Electrically conducting behavior of ceramics with conducting fillers such as graphene can be explained using the percolation theory (Fig. 10). Percolation threshold is the condition referred to the critical filler content where measured electrical conductivity increases significantly to several orders of magnitude due to the formation of continuous electron/conducting paths. Electron paths do not exist below the percolation transition range; thus concentration of conducting filler must be above the percolation threshold to achieve conducting networks in the ceramics. Electrical conductivity experiences saturation plateau when multiple electron paths exist above the percolation transition range. This phenomenon can be explained by the change in nanofiller concentration based on the scaling law;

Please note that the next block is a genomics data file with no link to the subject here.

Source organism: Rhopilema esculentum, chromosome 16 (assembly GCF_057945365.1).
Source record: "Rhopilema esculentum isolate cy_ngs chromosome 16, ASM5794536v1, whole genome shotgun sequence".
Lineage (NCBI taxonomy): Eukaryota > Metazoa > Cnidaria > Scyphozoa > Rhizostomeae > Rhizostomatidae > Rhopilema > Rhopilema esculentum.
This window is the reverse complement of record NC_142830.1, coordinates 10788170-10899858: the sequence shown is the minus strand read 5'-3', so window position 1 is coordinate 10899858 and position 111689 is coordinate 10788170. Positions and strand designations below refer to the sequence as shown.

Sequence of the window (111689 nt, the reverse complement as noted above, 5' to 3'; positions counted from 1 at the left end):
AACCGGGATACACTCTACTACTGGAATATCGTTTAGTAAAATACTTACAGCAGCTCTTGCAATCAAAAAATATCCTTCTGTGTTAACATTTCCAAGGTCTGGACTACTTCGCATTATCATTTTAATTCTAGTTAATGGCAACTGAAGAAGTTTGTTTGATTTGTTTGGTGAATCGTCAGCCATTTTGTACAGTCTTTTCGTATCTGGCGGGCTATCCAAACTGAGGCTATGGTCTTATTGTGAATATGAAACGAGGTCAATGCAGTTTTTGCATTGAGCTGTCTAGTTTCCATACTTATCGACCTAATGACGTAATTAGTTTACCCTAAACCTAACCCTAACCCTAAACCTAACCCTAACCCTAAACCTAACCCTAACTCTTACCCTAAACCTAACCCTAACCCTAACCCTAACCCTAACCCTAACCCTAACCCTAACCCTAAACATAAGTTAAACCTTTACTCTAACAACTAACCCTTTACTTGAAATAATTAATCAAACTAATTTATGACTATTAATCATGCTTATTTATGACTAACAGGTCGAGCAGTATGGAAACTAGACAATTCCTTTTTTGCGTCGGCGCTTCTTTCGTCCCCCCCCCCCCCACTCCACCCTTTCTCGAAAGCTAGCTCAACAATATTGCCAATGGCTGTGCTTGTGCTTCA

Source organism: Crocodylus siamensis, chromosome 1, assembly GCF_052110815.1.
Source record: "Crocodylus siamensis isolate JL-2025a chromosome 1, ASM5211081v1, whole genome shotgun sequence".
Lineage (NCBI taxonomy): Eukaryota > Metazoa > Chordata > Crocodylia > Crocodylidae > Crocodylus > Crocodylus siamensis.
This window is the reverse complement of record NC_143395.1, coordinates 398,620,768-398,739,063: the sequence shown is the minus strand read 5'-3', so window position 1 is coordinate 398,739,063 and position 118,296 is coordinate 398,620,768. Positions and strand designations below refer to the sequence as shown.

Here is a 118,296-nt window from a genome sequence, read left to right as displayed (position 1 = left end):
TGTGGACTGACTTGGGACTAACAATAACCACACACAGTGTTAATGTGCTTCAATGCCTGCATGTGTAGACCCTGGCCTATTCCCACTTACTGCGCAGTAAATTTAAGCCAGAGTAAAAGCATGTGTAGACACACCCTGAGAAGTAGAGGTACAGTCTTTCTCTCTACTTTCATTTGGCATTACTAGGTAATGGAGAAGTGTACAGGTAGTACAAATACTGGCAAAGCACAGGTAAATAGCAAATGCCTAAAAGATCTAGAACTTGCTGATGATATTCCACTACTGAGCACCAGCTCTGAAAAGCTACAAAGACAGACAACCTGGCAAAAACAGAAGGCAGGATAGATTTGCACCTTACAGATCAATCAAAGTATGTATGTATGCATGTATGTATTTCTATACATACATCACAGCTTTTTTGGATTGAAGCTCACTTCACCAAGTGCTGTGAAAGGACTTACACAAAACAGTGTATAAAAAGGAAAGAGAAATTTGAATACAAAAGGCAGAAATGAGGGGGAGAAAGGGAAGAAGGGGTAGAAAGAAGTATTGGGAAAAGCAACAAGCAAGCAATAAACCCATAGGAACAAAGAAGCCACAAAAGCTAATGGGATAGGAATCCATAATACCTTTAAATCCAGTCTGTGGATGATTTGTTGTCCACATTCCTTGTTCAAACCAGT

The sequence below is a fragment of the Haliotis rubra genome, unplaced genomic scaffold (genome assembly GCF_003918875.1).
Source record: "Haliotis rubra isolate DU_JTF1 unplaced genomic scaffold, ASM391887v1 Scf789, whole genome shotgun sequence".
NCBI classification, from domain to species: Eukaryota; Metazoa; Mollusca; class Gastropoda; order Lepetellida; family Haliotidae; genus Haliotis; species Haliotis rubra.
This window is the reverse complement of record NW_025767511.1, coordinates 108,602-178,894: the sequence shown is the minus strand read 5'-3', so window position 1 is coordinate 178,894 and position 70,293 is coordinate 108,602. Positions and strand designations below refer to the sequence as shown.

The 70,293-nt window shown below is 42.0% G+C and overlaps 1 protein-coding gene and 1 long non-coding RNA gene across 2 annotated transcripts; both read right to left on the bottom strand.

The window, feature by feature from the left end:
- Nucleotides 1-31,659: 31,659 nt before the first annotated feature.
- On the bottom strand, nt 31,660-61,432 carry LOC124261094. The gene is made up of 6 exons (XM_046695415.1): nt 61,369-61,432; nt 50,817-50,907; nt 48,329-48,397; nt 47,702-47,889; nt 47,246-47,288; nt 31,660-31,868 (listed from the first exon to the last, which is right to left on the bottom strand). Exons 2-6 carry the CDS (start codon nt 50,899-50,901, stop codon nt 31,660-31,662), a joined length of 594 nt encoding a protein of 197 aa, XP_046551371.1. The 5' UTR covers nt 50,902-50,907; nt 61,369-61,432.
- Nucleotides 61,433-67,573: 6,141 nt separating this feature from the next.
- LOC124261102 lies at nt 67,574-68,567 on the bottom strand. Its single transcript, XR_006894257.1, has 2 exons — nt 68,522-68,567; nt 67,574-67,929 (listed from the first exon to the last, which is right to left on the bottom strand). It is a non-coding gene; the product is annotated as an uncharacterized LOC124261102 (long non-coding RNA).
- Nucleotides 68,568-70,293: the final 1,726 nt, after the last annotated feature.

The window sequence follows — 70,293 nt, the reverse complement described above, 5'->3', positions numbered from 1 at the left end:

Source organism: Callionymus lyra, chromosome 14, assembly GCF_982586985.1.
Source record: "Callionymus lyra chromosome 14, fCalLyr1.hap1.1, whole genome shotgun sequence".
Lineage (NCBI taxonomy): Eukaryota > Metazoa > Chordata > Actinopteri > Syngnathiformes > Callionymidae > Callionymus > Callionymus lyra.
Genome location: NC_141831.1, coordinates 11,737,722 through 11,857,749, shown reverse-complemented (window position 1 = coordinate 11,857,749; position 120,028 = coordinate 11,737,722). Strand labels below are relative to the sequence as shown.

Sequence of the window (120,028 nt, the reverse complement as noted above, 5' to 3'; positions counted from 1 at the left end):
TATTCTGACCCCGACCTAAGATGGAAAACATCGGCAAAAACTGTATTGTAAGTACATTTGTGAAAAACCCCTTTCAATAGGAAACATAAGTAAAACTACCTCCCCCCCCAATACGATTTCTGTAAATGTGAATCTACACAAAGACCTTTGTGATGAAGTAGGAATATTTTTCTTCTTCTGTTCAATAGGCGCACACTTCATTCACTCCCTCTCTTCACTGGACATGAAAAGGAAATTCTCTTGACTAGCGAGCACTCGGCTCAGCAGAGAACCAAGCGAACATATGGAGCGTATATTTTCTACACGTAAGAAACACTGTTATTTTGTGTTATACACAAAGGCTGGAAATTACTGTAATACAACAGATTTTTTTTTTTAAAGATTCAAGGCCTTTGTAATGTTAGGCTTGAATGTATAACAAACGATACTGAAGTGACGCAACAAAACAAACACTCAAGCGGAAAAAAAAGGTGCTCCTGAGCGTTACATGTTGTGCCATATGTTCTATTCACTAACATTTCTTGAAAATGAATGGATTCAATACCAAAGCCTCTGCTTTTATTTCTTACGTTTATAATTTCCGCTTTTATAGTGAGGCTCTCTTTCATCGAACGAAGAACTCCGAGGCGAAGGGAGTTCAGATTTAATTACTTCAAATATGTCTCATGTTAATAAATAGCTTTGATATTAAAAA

$${\sigma _{\rm{c}}} = {\sigma _{\rm{o}}}{\left( {\emptyset - {\emptyset _{\rm{c}}}} \right)^t}\quad ,$$

where ${\emptyset _{\rm{c}}}$ and σo are the conductivity of composite material and nano-filler (graphene) respectively. $\emptyset$ is the volume fraction of graphene, ${\emptyset _{\rm{c}}}$ is the percolation threshold and t is the universal critical exponent revealing the dimensionality of the conducting system. In comparison to systems with spherical (graphene agglomerates) conducting fillers, the onset of percolation in fiber or “stick like” (flakes and platelets) systems takes place at a lower $\emptyset$ of conducting filler. 114 Even at low filler concentrations, graphene fillers may be in direct contact with each other owing to their high aspect ratios. This results in macroscale conductive pathways through the entire ceramic composite. For uniformly dispersed particles, $\emptyset$ for onset of percolation threshold decreases with increasing aspect ratio (L/D) of graphene. 115